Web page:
Each of these images illustrates an anthropogenic issue of one sort or another and I present them as evidence.  I reference Weegee’s hard flash black and white murder scenes from the 40’s because many of these images are exactly that. I’m also drawn to the metaphor that these species are threat naïve to the rapidly changing world around them and existing alone in the darkness. The lighting is uncomfortable and as frightening as the issues at hand.

How long did the project take from inception to book publication? Did you receive grant funding other than a Kickstarter campaign?

I managed to raise over twenty thousand dollars on Kickstarter but I flew over 60,000 miles and spent about eighty thousand on the project over a period of three years. I knew I would never break even and I’m wildly passionate about the subjects and conservation as a whole so I chose to ignore the price-tag. There are lots of grants I could have applied for and I started on a Guggenheim but grant writing is a full-time job in itself so I just shot commercially during the day and worked on the book at night. 

Bil Zelman on location

I imagine there was quite a bit of waiting in the night - waiting for the python to show up, waiting for the alligators to gnash their teeth. Can you talk about the physical challenges you encountered during your fieldwork? Did you have any help?

Some of the shooting happened in easy places but yes, overall it was a pain in the ass. I have a very good friend who joined me on three trips and helped tremendously. (Poor guy took a three-pronged treble hook deep into his leg while helping me pull up invasive zebra mussels) He and my wife both helped with the gear several times but most of the time it was just me, a headlamp and a backpack on my front and back walking through the dark. I was stung about 45 times on one ankle shooting the bees and reckless enough to get within about six feet of those alligators, but the most dangerous shot was of the lone Douglas Fir tree. The trunks of those trees are 20 feet in diameter and the stumps 6-10 feet tall. It was raining and my friend and I would slide down one and either hit ground or disappear into enormous piles of branches hoping not to get one in the neck. We only managed to capture three frames before the rain stopped my radio transmitter from firing the flash and leaving in pitch black and the rain wasn’t that much fun. I’m also eternally grateful to other friends that helped along the way and the dozens of scientists and conservationists who contributed their time and knowledge.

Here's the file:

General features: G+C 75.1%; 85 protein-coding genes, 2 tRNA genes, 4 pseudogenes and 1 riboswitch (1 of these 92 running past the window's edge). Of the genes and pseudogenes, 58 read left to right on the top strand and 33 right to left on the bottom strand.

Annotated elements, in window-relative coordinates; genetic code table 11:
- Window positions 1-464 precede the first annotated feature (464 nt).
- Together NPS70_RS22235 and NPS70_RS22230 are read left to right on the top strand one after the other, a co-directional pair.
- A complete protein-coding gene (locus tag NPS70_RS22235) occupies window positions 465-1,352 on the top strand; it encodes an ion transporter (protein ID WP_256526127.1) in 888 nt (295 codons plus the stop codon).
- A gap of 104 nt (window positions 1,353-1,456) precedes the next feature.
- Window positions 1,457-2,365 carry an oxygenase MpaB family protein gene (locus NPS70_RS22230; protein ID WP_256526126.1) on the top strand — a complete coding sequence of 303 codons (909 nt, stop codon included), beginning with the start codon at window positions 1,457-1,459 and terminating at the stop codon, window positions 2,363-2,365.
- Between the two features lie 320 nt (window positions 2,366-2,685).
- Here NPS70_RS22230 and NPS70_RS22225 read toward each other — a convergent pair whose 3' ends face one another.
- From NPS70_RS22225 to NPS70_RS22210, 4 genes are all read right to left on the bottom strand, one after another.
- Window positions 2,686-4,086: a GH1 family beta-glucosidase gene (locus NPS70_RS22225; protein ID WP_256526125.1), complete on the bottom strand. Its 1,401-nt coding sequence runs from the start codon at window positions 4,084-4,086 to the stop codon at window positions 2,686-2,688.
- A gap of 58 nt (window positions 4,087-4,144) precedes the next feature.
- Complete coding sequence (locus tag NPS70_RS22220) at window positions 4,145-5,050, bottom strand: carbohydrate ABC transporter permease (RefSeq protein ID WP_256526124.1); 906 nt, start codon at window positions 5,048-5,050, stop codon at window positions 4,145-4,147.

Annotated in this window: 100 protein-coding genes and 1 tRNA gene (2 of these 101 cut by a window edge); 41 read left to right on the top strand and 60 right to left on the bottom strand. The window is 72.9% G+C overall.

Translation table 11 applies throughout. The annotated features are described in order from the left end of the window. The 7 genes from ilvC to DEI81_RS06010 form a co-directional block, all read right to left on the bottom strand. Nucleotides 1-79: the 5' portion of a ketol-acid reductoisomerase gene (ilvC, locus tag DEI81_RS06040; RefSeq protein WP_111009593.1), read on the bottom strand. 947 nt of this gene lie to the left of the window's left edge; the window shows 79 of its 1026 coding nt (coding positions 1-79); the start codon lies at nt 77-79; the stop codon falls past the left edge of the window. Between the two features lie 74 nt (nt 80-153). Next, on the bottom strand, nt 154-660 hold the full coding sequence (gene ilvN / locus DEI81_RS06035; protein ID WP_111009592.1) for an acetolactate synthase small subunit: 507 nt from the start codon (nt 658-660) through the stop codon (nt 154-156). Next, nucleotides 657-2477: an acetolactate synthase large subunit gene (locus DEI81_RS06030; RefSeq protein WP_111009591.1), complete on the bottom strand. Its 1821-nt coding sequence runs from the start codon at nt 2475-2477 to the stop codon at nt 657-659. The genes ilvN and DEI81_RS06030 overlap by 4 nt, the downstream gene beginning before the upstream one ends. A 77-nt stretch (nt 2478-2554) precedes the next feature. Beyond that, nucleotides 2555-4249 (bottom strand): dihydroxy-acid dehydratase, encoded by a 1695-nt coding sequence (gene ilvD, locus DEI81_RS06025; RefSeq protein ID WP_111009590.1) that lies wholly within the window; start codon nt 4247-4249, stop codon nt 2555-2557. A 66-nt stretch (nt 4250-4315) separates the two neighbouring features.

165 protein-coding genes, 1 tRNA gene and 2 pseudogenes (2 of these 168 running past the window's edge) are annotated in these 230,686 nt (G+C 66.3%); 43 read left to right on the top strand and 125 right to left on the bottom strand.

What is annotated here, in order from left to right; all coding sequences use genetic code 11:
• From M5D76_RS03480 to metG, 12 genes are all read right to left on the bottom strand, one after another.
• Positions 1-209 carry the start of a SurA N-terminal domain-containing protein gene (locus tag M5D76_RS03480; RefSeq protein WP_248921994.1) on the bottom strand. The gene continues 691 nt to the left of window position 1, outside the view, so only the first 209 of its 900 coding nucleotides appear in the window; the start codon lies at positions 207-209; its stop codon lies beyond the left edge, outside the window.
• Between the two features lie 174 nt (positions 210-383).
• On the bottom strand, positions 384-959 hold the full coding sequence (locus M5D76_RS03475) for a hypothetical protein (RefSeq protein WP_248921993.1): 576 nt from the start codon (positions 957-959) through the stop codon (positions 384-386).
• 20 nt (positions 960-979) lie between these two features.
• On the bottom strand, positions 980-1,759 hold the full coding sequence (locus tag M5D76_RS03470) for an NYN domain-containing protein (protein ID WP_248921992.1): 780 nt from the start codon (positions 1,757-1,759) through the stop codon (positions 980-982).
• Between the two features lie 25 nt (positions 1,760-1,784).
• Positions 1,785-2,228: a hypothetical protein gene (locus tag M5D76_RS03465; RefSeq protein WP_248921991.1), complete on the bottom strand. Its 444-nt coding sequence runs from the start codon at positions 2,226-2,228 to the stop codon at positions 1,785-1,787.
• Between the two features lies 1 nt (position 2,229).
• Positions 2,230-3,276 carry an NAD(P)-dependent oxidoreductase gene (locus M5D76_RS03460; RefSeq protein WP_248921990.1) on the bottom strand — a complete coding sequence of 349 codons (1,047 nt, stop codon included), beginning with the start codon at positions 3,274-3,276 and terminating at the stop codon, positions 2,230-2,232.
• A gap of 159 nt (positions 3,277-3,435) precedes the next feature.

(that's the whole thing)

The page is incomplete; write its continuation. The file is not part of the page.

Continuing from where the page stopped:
Overcrowded Forest, San Bernardino Mountain Range © Bil Zelman

The New Republic published an article about you and the book where you described becoming depressed during the project and that it made you "Sad as hell." If that was the case, what made you continue? Did you find satisfaction once the project was complete?

I see the world very differently now. When I’m in a park near my home in San Diego I quietly note that every tree I see was imported and non-native and growing because we diverted water from the Colorado river. (Which no longer reaches the Gulf of Mexico). When I flew over the Mississippi for work last month, I thought about the fact that invasive Asian Carp will likely become the predominant freshwater fish in the United States once they break through the electric fences keeping them out of the Great Lakes. And I promise you it will happen in my lifetime. We’ve already converted 42% of Earth’s terrain to agriculture even if you don’t see it on your drive to work each day. Extinctions are extremely rare occurrences and what we refer to as “mass extinctions” have only happened five times in 2.5 BILLION years- And inside of my lifetime, we have started the sixth which is mind-numbing. So, yes, spending thousands of hours reading, photographing, and writing about these dark issues affected me.

In the same article, you mentioned that "And Here We Are" isn't a work of advocacy. If not, how do you want the viewer to respond? What then exactly should we take from this very dark and serious subject matter?